O Ya Is Opening a Sushi Bar in Mexico City
Along with new projects in the Fenway and Chestnut Hill, Tim and Nancy Cushman have an international partnership on the table.
Among other, more local projects that O Ya’s Tim and Nancy Cushman have in the works around Boston, the restaurant-power couple is taking its talents to Mexico City. Cushman Concepts is teaming up with Mexican restaurateur Javier Romo to open a satellite O Ya sushi bar in a posh neighborhood of the capital city.
O Ya is one of the absolute best restaurants in Boston, and it earned musician-turned-chef Tim Cushman the Best Chef: Northeast honor from the James Beard Foundation in 2012. For the second year in a row, O Ya Boston just landed among the semifinalists for this year’s Outstanding Restaurant JBF award.
Eater first reported on the partnership between Romo, who has 14 restaurants in Mexico City, and the Cushmans, who also own Hojoko at the Verb Hotel and three restaurants in New York City, including a second O Ya. The two restaurant groups have been developing plans for O Ya Mexico City together, and cross-training their teams, for nearly two years, and the new restaurant is on track to open this spring. While Cushman Concepts will retain creative and quality control of the O Ya menu, Romo’s company will manage the restaurant’s daily operations.
“He’s super passionate about food, and quality, and really the guest experience. We’re very sympatico in terms of philosophies and approaches,” Nancy Cushman says of Romo. “It’s a big deal for us to trust our O Ya to somebody else helping to run it for us, but after so many meetings and trips to Mexico City, we feel so good about working with Javier and his group.”
Romo is a regular at both O Ya locations, and he pitched the Cushmans on bringing their unique, yet traditionally-rooted sushi to Mexico City, Tim Cushman says.
“We use a lot of bold flavors, and some ingredients that are part of the Mexican flavor profile like cilantro, dried, and fresh chilis,” he says.
Cushman is excited to incorporate even more local flavor into his O Ya repertoire to stand out in the hot dining ’hood. The Polanco district is already home to some of the most notable restaurants in Latin America, including chef Enrique Olvera’s renowned Pujol, and Japanese-inflected restaurants like Nobu, Morimoto, and Tori Tori.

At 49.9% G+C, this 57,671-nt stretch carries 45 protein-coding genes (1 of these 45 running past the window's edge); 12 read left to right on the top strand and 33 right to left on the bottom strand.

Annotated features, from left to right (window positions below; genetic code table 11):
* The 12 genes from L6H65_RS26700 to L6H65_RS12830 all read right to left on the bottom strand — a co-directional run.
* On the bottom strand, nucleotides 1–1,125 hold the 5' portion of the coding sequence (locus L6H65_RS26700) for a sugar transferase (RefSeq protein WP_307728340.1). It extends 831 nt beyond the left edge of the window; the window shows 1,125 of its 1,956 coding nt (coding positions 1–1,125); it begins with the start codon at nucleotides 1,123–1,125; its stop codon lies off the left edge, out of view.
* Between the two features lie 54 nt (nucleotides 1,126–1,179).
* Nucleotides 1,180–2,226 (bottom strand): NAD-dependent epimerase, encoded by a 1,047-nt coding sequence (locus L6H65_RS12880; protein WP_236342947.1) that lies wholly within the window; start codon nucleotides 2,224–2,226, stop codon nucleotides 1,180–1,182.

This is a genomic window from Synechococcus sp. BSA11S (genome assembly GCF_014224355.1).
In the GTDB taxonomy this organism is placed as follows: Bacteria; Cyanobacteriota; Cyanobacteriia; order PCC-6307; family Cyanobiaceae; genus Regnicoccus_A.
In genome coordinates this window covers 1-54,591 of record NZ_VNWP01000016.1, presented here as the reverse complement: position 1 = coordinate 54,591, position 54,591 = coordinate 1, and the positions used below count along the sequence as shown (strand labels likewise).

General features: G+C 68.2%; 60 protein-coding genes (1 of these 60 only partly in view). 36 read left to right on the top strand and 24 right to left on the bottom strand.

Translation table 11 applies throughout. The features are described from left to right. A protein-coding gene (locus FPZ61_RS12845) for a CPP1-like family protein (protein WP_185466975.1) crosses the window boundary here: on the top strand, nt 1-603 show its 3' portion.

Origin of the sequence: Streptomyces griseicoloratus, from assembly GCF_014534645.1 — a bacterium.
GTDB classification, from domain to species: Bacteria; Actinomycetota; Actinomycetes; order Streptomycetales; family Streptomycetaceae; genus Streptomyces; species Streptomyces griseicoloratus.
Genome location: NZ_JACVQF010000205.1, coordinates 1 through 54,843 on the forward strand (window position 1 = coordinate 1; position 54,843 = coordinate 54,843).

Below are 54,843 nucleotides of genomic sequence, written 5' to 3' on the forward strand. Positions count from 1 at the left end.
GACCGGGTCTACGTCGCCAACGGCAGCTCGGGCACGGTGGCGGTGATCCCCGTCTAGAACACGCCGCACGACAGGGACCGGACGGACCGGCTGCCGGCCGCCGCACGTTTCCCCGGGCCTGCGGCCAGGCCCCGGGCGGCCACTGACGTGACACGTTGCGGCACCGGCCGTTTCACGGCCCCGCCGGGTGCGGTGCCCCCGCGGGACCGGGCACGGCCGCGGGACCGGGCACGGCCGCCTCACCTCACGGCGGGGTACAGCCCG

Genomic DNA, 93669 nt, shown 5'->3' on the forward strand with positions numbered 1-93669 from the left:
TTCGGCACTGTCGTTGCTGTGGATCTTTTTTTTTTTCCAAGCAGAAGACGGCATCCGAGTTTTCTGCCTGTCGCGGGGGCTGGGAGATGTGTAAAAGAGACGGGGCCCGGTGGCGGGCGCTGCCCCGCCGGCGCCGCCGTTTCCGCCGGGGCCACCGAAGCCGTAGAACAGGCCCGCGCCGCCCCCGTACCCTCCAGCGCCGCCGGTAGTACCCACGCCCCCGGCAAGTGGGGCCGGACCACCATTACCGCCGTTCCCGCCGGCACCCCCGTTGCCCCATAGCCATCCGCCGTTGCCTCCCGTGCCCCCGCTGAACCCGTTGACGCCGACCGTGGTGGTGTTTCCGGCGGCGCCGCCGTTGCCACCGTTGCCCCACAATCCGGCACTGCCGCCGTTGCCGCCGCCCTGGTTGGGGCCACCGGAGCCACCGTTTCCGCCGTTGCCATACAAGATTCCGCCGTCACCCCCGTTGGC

“We’ve already been tapping into the local fish available from the coast of Mexico,” Cushman says. O Ya Boston chef Nathan Gould recently developed a black bean miso, and Cushman hopes the Mexico City team can recreate it using local, heirloom beans there. Like in Boston and New York, O Ya will offer a lengthy a la carte menu in Mexico City, as well as omakase and grand tasting menus, and an elevated beverage program including premium sakes. Many of the greatest hit-menu items—like hamachi nigiri with banana pepper, and fried oyster maki with yuzu-kosho aïoli and squid ink bubbles—will travel south, too.
O Ya Mexico City is not the only sushi project the Cushmans have rolling right now. Their name was among the first wave of marquee announcements from Time Out Market, a food hall on track to open this spring in the Fenway neighborhood. Hojoko chef de cuisine Rob Wong will oversee two kitchens and vendor stalls at Time Out Market, offering high-quality but casual sushi and Japanese-inspired snacks.
Later in the summer, Cushman Concepts will also open a neighborhood restaurant at the Street in Chestnut Hill. “We hope it’s something the neighborhood will enjoy, and that it adds to the [dining] landscape” along Route 9, Nancy says. Construction starts imminently on that project; stay tuned for more details.
Sound like the couple has a lot going on? The Cushmans are ready for it all. “We’re busy, but a lot of it’s been in the making for a while. We’re excited for this year,” Nancy says. Her husband adds, “We’ve had a nice break from opening restaurants for the past three years. We’re looking forward to it again.”
O Ya, coming spring 2019 to Anatole France 70, Polanco III, México; 9 East St., Boston, 617-654-9900, o-ya.restaurant.